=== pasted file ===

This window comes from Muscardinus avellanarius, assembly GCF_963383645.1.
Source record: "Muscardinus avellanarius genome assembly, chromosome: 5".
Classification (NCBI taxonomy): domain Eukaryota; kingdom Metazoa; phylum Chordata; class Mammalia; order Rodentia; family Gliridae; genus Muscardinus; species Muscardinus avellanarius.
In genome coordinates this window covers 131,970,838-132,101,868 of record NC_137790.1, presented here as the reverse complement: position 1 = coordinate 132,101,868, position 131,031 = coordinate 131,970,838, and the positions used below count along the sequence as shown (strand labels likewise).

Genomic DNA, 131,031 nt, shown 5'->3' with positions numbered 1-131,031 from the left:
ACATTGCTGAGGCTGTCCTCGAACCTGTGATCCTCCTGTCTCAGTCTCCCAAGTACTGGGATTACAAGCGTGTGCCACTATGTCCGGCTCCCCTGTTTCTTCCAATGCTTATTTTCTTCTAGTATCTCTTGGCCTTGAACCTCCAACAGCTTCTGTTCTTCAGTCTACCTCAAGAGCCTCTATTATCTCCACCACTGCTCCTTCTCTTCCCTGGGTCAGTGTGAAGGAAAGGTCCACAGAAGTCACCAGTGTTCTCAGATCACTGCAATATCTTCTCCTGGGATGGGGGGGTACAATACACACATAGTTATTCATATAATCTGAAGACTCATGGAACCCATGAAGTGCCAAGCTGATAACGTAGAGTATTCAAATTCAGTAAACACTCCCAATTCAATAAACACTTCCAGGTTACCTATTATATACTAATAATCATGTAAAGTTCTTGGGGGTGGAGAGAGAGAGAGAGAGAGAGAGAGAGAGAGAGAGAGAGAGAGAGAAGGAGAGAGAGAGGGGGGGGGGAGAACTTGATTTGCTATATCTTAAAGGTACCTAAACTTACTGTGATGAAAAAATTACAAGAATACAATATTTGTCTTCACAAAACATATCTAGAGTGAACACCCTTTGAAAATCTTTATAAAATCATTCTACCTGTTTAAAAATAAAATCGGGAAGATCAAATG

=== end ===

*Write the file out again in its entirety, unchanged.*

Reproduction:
This window comes from Muscardinus avellanarius, assembly GCF_963383645.1.
Source record: "Muscardinus avellanarius genome assembly, chromosome: 5".
Classification (NCBI taxonomy): domain Eukaryota; kingdom Metazoa; phylum Chordata; class Mammalia; order Rodentia; family Gliridae; genus Muscardinus; species Muscardinus avellanarius.
In genome coordinates this window covers 131,970,838-132,101,868 of record NC_137790.1, presented here as the reverse complement: position 1 = coordinate 132,101,868, position 131,031 = coordinate 131,970,838, and the positions used below count along the sequence as shown (strand labels likewise).

Genomic DNA, 131,031 nt, shown 5'->3' with positions numbered 1-131,031 from the left:
ACATTGCTGAGGCTGTCCTCGAACCTGTGATCCTCCTGTCTCAGTCTCCCAAGTACTGGGATTACAAGCGTGTGCCACTATGTCCGGCTCCCCTGTTTCTTCCAATGCTTATTTTCTTCTAGTATCTCTTGGCCTTGAACCTCCAACAGCTTCTGTTCTTCAGTCTACCTCAAGAGCCTCTATTATCTCCACCACTGCTCCTTCTCTTCCCTGGGTCAGTGTGAAGGAAAGGTCCACAGAAGTCACCAGTGTTCTCAGATCACTGCAATATCTTCTCCTGGGATGGGGGGGTACAATACACACATAGTTATTCATATAATCTGAAGACTCATGGAACCCATGAAGTGCCAAGCTGATAACGTAGAGTATTCAAATTCAGTAAACACTCCCAATTCAATAAACACTTCCAGGTTACCTATTATATACTAATAATCATGTAAAGTTCTTGGGGGTGGAGAGAGAGAGAGAGAGAGAGAGAGAGAGAGAGAGAGAGAGAGAGAAGGAGAGAGAGAGGGGGGGGGGAGAACTTGATTTGCTATATCTTAAAGGTACCTAAACTTACTGTGATGAAAAAATTACAAGAATACAATATTTGTCTTCACAAAACATATCTAGAGTGAACACCCTTTGAAAATCTTTATAAAATCATTCTACCTGTTTAAAAATAAAATCGGGAAGATCAAATG